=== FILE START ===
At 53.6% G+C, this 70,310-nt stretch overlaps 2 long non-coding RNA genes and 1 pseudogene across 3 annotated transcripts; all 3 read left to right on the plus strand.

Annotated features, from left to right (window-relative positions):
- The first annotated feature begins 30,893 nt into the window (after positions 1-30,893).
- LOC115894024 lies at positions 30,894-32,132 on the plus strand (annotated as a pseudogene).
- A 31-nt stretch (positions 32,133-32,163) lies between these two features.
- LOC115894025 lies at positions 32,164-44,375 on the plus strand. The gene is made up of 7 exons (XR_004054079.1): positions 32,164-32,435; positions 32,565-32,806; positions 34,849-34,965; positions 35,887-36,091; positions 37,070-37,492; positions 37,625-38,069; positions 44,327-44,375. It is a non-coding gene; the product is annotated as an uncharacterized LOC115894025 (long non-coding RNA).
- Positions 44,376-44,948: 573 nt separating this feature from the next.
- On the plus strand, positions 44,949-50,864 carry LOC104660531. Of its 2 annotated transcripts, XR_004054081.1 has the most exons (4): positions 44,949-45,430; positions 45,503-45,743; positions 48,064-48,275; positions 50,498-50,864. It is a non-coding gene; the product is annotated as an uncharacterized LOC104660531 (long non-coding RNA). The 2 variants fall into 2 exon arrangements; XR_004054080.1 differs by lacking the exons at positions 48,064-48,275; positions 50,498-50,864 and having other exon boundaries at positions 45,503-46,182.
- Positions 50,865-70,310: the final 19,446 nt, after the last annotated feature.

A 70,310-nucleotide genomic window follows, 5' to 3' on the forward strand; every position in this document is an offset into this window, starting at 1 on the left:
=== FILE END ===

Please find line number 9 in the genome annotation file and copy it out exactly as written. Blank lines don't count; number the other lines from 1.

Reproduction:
- Positions 50,865-70,310: the final 19,446 nt, after the last annotated feature.